The novice repo men, Stan and Ollie, are sent to serve a summons to a tough customer who hasn't paid for a radio, as canines, a rifle, and a steamroller threaten to put an end to their ambitions. Just how hard is it to get the job done?
Among the horses stable hands Stanley and Oliver are tending is a thoroughbred named "Blue Boy." But when they overhear two men talking about a $5000 reward for the return of the stolen "... See full summary »
Stanley's attempts to treat Oliver's cold include dropping a swab down his friend's throat, applying a mustard plaster to his rump, and inflating the air mattress from the gas jet until it has Oliver pressed against the ceiling.
Oliver invites his friend Stanley over for a nice home-cooked meal, but Mrs. Hardy wants nothing to do with it and walks out. Mrs. Kennedy, Oliver's beautiful neighbor from across the hall,... See full summary »
Big-time (so they think) vaudeville stars Stanley and Oliver take the train to Pottsville, their next booking. On board, they bumble into the wrong sleeping compartment, startling a ... See full summary »
Stanley and Oliver, in their new jobs as footman and doorman at a ritzy hotel, wreak their usual havoc on the guests, including partially undressing a swanky blonde guest and repeatedly ... See full summary »
In the dead of winter, street musicians Stanley and Oliver aren't getting much business in a run-down neighborhood, and then their instruments are smashed in a run-in with a formidable ... See full summary »
Stanley and Oliver, two sailors on shore leave, rent a car and go on a drive with their dates, but soon get involved in a huge traffic jam with dozens of ill-tempered motorists. A minor ... See full summary »
On their way to the train station with their wives for a vacation in Atlantic City, Stanley and Oliver get a phone call from a fellow lodge member who tells them a surprise stag party in ... See full summary »
James W. Horne,
Jilted by his girlfriend, "Jeanie-Weenie," Oliver joins the Foreign Legion to forget, bringing Stanley along with him. They wilt under the scorching desert sun and under the harsh ... See full summary »
Stanley and Oliver protest that they were only bystanders to the raid, but are hauled off to a prison labor camp anyway. They procede with their usual mayhem, Stanley getting his pick stuck... See full summary »
The Hardys, hoping to avoid having the Laurels drop in and spoil their quiet evening, pretend not to be home when the couple inevitably call. But their subterfuge is discovered, and to make... See full summary »
Stan & Ollie find work as debt collectors. Their first assignment is to collect a late payment on a radio set. The owner refuses to pay the debt, so Stan & Ollie decide to reclaim the set. The owner will not let the duo in to reclaim the radio, and a fight breaks out as Stan & Ollie try to break in while the owner tries his hardest to keep them out.Written by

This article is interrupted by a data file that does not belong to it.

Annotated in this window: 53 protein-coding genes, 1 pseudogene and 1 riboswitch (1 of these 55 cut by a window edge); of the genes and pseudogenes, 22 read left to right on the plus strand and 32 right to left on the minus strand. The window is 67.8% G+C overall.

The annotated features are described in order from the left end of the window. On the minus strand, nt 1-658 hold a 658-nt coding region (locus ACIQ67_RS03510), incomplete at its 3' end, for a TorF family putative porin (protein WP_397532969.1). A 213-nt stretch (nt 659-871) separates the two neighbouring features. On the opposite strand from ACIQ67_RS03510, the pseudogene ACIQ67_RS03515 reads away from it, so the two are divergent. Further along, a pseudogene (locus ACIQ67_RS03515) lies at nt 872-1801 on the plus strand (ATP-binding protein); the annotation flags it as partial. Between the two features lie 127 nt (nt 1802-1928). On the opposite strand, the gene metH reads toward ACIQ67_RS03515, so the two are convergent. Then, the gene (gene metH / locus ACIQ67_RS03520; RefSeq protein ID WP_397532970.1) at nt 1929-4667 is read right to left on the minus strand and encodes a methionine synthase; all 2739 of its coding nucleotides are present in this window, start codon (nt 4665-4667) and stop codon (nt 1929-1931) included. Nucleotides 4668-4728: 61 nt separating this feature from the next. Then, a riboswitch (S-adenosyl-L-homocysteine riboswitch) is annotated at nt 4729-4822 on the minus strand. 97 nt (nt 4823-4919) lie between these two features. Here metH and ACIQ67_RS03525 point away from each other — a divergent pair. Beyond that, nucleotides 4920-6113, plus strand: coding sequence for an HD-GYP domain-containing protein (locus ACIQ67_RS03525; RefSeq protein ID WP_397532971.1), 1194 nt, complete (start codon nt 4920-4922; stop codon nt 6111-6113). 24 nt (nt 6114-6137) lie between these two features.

In the 1920s and 1930s United States, the term "Bacon Grabbers" was used to describe those with legal authority from the Sheriff's Office to repossess the property if monthly payments are long overdue. See more »
This is a very amusing silent slapstick short from Stan Laurel and Oliver Hardy, this time opposing Edgar Kennedy.
This time Edgar Kennedy does not play a police officer but he is on the other side of the law; a person who hasn't paid his debt for a radio. Laurel & Hardy are sent out to collect the debt and Kennedy does everything he can to keep the boys out of his house, so he can keep his radio.
The movie is fast paced with slapstick moments that rapidly come after each other. Even the moments before the real 'action' and main plot line kicks in, are fast paced and highly amusing and involves Laurel & Hardy regular Charlie Hall, among others. So yes, you can really say that "Bacon Grabbers" is a movie that constantly amuses in a good fast comedy pace.
The real fun really begins from the moment the boys arrive at the Kennedy residence. The boys at first try to serve a summons and once they finally achieved that they try to repossess the radio. The events that happen during these moments is slapstick comedy at its best. Not too much story, just some good old fashioned visual and exaggerated comedy going on the screen, meaning lots of running around and wrecking things, especially towards the ending.
Beside Laurel & Hardy regulars Charlie Hall and Edgar Kennedy, the 18-year old Jean Harlow also shows up once more toward the ending of the movie, in a very small role as the Mrs. Kennedy.
Not the best known Laurel & Hardy movie but definitely worth checking out.
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